Scholarly Activities & training pathways

scholarly activities

The Brown Med-Peds program provides an environment rich with resources and mentorship that help residents accomplish their career goals. Whatever specialty you pursue, wherever your career will take you, the faculty at Brown have been extremely supportive when it comes to resident community service activities, research projects and participation in national organizations. Since the start of our program, our faculty and residents have been committed to not just learning within the hospital but outside of the hospital as well. Our residents and faculty have published case reports, research papers, OpEds and abstracts. Many have received the American Academy of Pediatrics CATCH grant a competitive grant geared towards sustainable community advocacy work. Residents have been recognized with awards locally and nationally for their commitment to service, quality patient care and research. The university and the hospital have been instrumental at providing the necessary resources and opportunities that allow each individual to grow into who they want to be. We invite you to view our updated list of scholarly activities!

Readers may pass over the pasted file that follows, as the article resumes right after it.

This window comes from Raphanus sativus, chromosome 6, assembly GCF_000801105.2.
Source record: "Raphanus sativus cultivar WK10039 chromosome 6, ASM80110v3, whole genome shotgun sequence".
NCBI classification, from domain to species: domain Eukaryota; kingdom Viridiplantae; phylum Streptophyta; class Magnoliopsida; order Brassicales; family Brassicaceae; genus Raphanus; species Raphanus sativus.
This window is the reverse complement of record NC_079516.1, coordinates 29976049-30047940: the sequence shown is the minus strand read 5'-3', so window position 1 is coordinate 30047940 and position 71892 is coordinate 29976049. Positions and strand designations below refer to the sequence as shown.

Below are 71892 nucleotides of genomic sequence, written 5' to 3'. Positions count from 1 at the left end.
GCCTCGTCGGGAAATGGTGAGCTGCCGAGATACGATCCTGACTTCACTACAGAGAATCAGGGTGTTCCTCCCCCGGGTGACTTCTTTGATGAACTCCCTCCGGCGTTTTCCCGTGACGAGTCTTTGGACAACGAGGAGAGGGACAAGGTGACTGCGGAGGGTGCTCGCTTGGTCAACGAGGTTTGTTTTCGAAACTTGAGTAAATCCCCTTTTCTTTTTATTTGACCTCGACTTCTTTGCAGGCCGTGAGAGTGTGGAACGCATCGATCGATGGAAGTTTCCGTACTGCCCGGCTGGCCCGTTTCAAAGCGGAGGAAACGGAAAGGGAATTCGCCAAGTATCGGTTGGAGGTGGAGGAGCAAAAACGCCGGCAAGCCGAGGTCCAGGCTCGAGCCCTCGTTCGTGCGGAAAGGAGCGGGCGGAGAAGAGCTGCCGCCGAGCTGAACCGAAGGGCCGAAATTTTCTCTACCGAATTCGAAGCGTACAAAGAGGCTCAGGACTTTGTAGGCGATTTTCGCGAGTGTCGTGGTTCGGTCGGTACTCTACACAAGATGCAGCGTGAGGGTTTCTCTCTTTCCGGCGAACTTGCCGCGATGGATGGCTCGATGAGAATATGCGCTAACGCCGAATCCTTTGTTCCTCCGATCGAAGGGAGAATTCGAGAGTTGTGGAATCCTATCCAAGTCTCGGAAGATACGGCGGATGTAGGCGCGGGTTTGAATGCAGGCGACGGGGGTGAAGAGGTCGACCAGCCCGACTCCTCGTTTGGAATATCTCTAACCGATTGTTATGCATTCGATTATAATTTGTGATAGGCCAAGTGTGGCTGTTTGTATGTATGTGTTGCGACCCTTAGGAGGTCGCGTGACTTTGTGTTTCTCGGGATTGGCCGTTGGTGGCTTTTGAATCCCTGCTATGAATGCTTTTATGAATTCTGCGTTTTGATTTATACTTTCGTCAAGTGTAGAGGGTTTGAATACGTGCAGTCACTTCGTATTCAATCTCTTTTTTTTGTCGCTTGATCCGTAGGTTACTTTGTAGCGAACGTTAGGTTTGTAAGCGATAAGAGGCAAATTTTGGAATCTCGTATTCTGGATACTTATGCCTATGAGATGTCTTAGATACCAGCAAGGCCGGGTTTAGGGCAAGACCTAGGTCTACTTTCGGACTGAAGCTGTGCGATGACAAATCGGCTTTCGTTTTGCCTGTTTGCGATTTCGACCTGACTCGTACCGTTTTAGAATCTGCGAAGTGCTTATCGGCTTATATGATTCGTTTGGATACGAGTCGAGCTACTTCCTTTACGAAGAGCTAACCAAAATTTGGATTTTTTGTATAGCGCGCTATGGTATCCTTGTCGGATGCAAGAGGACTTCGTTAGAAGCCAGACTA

Many Med/Peds residents and faculty volunteer at the Rhode Island Free Clinic, a collaboration between Rhode Island Hospital, Brown Medical School, and a community health foundation to ensure access to medical care for uninsured or indigent individuals. Dr. Sybil Cineas serves as a member of their medical advisory board and residents have also selected this as a second-site continuity opportunity

Teens Empowered to Advocate for Community Health is a community service organization started in 2014 by Med-Peds alumni Margret Chang (’14) and Eric Chow (’17). The program was established with a AAP CATCH grant received in 2013. This program was designed to reach out to underserved high school students and to engage them in a series of health related lectures to further engage the in health related conversations and introduce them to various aspects of what it would be like to have a healthcare related career. The goal of the organization is to provide students the resources to be able to go back to their families and communities and increase the awareness of health related resources. The program is run by residents, medical students and public health students and is a collaboration between Brown University and Woonsocket High School